Project aims: The objective of this research is to develop a magnesium-air battery system, characterise the microstructure and evaluate the electrochemical properties of this battery system.

Requirements: The student should be enthusiastic and interested in energy storage area. The student must be self-motivated and able to work independently.

Energy storage using thermochemical reaction

Supervisor

Prof. Mohammed Farid
Faculty of Engineering
Project code: ENG005

Reversible chemical reaction could be used to store heat efficiently. This project is to investigate potential reactions suitable for this application. All experimental facilities are available.

Energy storage in the application of air-conditioning

Supervisor

Prof. Mohammed Farid
Faculty of Engineering
Project code: ENG006

A new system was designed and needs to be tested for storing coolness. This is to replace existing ice bank storage system. Pilot scale facilities are available.

High pressure processing of food

Supervisor

Prof. Mohammed Farid
Faculty of Engineering
Project code: ENG007

High pressure processing of food is a new technology to New Zealand. A search for potential local food products to be treated followed by testing one or two products for quality, microbial counts and shelf life.  

Recovery of low concentrations of phosphate by adsorption

Supervisor

Dr Wei Yu
Faculty of Engineering
Project code: ENG008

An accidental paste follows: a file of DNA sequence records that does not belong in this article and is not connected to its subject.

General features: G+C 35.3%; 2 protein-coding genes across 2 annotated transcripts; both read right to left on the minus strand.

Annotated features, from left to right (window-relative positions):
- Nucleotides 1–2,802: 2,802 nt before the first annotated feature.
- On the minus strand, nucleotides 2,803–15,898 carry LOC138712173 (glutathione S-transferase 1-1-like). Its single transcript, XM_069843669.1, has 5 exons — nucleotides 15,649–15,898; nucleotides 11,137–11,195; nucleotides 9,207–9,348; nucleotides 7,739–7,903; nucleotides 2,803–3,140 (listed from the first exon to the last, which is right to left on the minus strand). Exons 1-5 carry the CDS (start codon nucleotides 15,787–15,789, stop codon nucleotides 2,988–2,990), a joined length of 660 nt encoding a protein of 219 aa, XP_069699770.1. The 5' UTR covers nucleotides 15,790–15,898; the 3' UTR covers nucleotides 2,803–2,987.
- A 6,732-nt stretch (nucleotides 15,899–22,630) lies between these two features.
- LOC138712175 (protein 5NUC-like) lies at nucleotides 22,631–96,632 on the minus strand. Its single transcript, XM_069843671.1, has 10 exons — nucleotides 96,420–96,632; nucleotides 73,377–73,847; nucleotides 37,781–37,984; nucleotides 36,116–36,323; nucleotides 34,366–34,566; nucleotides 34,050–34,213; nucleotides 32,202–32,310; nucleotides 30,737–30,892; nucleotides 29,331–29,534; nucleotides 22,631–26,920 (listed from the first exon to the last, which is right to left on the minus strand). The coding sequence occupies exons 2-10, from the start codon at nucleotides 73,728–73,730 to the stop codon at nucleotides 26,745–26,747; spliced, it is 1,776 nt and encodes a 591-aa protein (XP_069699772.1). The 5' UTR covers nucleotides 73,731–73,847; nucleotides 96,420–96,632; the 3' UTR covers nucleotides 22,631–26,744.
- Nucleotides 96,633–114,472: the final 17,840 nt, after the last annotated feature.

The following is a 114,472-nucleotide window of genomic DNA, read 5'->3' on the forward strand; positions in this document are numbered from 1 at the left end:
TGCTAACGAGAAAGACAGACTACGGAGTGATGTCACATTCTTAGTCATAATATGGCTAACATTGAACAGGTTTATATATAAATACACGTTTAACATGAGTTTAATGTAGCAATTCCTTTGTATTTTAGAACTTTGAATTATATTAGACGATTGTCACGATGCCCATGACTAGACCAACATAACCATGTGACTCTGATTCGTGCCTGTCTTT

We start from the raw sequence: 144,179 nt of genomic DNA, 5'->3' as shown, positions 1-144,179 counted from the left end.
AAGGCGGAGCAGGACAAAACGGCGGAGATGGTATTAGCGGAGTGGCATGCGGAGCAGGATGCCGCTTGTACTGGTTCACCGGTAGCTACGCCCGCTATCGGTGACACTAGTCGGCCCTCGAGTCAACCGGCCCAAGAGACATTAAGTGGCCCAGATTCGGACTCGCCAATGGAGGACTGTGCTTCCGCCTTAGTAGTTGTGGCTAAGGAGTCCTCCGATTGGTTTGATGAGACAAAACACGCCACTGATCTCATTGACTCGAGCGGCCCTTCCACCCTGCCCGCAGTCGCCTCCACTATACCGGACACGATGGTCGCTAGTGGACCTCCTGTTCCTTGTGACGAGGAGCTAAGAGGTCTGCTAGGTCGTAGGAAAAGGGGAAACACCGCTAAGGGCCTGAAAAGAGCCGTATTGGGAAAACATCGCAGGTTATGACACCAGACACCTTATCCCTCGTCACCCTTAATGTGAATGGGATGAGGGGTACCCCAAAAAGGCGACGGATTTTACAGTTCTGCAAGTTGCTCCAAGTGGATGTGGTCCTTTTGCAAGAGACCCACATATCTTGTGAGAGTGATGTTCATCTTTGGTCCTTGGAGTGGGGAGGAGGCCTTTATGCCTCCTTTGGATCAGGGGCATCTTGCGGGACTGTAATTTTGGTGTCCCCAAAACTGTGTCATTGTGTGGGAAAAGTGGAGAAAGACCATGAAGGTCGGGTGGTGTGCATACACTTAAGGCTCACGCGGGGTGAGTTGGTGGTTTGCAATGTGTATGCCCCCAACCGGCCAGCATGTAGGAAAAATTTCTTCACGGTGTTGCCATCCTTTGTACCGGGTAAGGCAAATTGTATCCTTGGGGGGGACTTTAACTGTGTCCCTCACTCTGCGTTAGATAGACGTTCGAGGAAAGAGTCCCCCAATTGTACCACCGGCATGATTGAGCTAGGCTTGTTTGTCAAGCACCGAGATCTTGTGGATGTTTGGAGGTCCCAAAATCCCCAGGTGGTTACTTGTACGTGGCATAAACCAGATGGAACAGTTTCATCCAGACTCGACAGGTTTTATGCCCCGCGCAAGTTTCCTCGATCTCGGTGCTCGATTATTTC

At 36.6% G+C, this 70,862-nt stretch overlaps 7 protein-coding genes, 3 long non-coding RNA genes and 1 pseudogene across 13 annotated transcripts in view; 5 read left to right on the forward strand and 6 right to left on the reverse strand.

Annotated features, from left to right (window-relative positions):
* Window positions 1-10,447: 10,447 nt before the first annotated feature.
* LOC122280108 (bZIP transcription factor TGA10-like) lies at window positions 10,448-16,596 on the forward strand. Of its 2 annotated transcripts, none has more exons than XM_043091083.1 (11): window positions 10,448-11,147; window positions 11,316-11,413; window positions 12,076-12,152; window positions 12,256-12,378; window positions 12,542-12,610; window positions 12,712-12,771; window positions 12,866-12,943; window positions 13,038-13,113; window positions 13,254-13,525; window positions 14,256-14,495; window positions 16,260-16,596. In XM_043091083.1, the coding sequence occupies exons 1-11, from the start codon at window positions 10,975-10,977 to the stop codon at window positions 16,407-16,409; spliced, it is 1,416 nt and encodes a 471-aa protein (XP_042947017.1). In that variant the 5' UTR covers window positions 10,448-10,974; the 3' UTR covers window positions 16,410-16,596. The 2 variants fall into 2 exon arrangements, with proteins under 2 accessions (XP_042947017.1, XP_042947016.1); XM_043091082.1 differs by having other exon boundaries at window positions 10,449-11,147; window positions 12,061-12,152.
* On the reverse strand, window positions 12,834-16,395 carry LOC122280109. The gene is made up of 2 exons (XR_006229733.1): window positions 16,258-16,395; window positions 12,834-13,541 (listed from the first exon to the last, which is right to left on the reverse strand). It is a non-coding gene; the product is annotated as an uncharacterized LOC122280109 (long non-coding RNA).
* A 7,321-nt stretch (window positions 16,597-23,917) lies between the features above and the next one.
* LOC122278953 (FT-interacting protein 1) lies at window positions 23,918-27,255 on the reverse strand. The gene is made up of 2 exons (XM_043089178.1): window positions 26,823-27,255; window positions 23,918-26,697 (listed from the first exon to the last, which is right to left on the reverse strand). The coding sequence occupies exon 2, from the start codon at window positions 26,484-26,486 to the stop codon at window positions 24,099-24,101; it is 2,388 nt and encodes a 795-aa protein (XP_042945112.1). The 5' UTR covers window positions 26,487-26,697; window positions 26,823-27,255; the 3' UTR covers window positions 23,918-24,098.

Phosphorus from sewage effluent and agricultural run-off has been identified as a significant cause for eutrophication, resulting in the formation of harmful algal blooms and causing huge economic and environmental damages. Phosphorus recovery from waste streams is attracting more attention due to the twin problems of aquatic eutrophication and global phosphorus scarcity. Hence, there is a need for technology that can reduce phosphorus consistently at low concentrations (less than 30 ppm), with less reliance on having ideal conditions, and high throughput with minimum waste generation where the phosphorus is recoverable.

Layered double hydroxides (LDHs) are promising phosphate adsorbents due to their excellent anion-exchange abilities and large surface area. However, despite extensive attention paid to adsorption performance, there have been few studies reporting the phosphate desorption behaviour and the reusability of LDHs under low concentrations of phosphate. Therefore, the adsorption and desorption mechanisms of different metal loaded LDHs, as well as their reusability and interactions with commonly seen compounds in wastewater will be investigated. By doing this, an innovative P recovery route to reuse treated adsorbents for phosphorus removal and recovered is proposed. This offers an alternative avenue for resource recycling from waste streams.